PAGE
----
Dec. 8th, 2016

"Risk" has received honors in the Rainbow Awards

My latest e-book, Risk (Dark Light), ended up with the following honors this year in the Rainbow Awards for LGBT literature:

Honorable Mention. "Books receiving at least one [judge's rating] of 36 or more out of 40." Two judges rated me that high.

Finalist. "Books receiving an average [rating] of 30 or more out of 40."

Winner, Alternative Universe/Reality category. This was the genre category for my entry.

Third Place, Best LGBT Book category. This was the top category for books of any genre that featured a variety of LGBT orientations/identities.

(In other news, I'm still bedbound after surgery, though my foot is showing helpful signs. In the meantime, I'm editing.)

Aug. 29th, 2016

Risk | #althistory #scifi #queerscifi #lgbtfiction

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Title: Risk.

Series: Dark Light.

Publisher: Love in Dark Settings Press.

Publication date: August 17, 2016.

Genres: alternate history | adventure | maritime fiction | military fiction | lgbtq fiction.

Tags: story collection | friendship | family | gay love | bisexual male characters | heterosexual characters | 16th-century America | 1870s America | 1890s America | 1910s America | Chesapeake Bay | Western Maryland | spirituality (reincarnation; polytheism) | mentally disabled character | torturers, guards, and prisoners | liege-masters and liegemen | masters and apprentices | masters and journeymen | masters and servants | masters and slaves | rebels and reformers | Boer War.

Word count: 100,000.

Buy link: http://duskpeterson.com/darkfics/#risk

Blurb:

"I hesitated. Was Fairview dead? Was it worth my while to risk my own life for a dead man?"

Until risk arrives, you never know how important the things are that you're required to risk.

A soldier must decide how high a price he is willing to pay for an unspoken bond. A journeyman must choose between an assured future and an untroubled conscience. A boy learns that his life is a lie and must decide which truth he desires. A servant and his beloved master face stark truths as their lives are endangered. A young torturer, satisfied with his lot, gambles everything he has ever valued to learn a new way of treating prisoners. A master must risk the future of his slave, or else risk his own future. . . . "Risk" looks at the dangers and rewards of taking risks.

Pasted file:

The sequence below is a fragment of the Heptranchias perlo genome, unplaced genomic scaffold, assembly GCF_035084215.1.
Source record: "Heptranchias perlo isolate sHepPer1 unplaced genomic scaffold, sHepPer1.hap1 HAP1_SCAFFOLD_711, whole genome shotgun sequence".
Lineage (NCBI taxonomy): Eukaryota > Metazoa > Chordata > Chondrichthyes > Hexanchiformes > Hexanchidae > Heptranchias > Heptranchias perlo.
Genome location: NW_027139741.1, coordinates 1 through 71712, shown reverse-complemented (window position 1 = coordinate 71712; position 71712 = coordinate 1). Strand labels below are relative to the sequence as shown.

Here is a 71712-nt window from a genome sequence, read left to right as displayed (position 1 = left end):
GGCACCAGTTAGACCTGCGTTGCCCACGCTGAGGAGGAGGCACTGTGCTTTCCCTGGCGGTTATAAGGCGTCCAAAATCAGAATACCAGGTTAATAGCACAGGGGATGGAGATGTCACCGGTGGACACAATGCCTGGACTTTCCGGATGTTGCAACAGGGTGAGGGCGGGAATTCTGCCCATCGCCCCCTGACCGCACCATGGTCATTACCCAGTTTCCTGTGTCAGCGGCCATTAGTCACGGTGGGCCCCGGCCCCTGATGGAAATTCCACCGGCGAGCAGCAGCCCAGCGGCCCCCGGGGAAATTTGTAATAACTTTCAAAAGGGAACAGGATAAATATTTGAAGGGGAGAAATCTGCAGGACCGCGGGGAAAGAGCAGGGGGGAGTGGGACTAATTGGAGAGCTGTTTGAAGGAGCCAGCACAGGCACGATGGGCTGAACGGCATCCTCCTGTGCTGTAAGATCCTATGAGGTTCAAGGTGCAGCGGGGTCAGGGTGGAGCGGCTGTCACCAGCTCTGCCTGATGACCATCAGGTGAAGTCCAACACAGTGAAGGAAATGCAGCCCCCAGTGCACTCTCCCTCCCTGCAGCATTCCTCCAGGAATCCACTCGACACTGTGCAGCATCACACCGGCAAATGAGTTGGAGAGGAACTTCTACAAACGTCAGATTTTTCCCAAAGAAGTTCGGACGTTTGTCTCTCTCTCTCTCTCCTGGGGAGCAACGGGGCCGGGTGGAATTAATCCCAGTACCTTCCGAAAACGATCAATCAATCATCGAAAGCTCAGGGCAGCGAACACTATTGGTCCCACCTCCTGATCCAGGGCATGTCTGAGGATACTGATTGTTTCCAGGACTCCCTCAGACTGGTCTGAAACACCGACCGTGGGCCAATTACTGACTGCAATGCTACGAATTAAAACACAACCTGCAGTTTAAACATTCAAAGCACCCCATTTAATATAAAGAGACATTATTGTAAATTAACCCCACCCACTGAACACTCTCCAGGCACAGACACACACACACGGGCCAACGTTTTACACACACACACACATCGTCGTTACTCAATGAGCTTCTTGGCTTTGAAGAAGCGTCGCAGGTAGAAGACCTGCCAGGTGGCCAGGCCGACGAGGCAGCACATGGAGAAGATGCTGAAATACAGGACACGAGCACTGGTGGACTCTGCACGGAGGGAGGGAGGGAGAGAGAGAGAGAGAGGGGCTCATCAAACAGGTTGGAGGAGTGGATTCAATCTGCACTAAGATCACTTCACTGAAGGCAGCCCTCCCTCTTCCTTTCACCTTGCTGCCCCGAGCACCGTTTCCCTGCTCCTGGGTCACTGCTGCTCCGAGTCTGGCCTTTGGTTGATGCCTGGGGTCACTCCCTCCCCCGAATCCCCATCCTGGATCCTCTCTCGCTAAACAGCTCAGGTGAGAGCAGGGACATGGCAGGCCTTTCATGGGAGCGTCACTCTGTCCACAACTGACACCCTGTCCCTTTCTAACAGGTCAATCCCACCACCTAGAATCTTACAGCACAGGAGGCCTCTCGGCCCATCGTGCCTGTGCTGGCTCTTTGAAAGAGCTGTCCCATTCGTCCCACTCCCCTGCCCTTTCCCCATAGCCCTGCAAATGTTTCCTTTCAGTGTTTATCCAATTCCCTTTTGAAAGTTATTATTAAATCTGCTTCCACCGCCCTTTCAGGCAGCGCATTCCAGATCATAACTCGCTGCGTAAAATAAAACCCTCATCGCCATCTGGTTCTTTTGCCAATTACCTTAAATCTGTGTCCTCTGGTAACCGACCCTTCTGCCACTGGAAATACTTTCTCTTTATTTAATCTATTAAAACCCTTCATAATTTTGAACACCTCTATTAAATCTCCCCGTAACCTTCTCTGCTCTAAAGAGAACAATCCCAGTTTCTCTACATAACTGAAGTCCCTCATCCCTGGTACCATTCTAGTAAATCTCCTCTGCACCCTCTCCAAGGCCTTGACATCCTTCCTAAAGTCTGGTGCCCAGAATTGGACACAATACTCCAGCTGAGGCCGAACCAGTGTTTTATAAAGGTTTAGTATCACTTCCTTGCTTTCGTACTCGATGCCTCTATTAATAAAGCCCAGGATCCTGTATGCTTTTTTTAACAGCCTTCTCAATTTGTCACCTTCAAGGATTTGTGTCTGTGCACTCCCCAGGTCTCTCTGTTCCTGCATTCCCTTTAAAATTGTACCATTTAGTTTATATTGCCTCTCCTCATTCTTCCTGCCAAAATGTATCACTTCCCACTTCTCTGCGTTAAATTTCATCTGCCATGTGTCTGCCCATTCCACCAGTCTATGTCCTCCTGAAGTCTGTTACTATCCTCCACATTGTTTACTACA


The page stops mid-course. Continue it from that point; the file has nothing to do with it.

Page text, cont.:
This second volume of Dark Light collects two novellas (short novels), two novelettes (miniature novels), and two short stories. These tales come from Turn-of-the-Century Toughs, a cycle of alternate history series (The Eternal Dungeon, Dungeon Guards, Michael's House, Life Prison, Commando, Waterman, Young Toughs, and Dark Light) about adults and youths on the margins of society, and the people who love them. Set in the nineteenth and twentieth centuries, the novels and stories take place in an alternative version of America that was settled by inhabitants of the Old World in ancient times. As a result, the New World retains certain classical and medieval customs.
 

Volume Contents

"The Unanswered Question" (The Eternal Dungeon). No weapons, no allies, and no guarantees that he will survive the test.

"The Lure" (Young Toughs). His entire life has been a secret. Now he must rip open the secret.

"Journey to Manhood" (Young Toughs). "Perhaps, when they spoke next, the other young man could tell Simmons of any masters here who were in need of an apprentice who was perilously close to the age of journeymanship."

"Lost Haven: a master, his servant, and a disappearing island" (Waterman). Amidst a servant's nightmare, can a haven of hope be found?

"Master's Piece" (Waterman). He was his master's piece: the model for his master's sculptures. But his master was different.

"Spy Hill" (Commando). On a hot summer's day, on a high hill surrounded by the enemy, the best battle-companion can turn out to be the truth.
 

Excerpt:

He saw his master's boat long before it arrived, skimming over the afternoon-bright waters of the Bay. The closer the lithe vessel approached, the deeper the sun dipped in the sky, and the more the grey clouds huddled together like cloaked guests awaiting the start of a dinner party. Meredith began to worry that Master Carr would arrive so late in the day that he and Meredith would be trapped there overnight, with a storm approaching. Then Meredith recalled that a house awaited them, with four walls and a roof to shut out the wind and the water – a haven on an island that he had always considered a haven, since the time he left it as a child.

The Bay, which sliced like a knife between the two shores of the Dozen Landsteads, was already growing choppy from the upcoming storm by the time that the skipjack anchored, a few yards from shore. By that time, Meredith was hiding in a grove of loblolly pines, so he did not see the yawl carry Carr from the skipjack to the island. However, he did hear the uncultured voice of a servant say, "You sure you don't want us to come back, sir? Looks like a rough place to stay the night, and there's a blow coming in on the tide."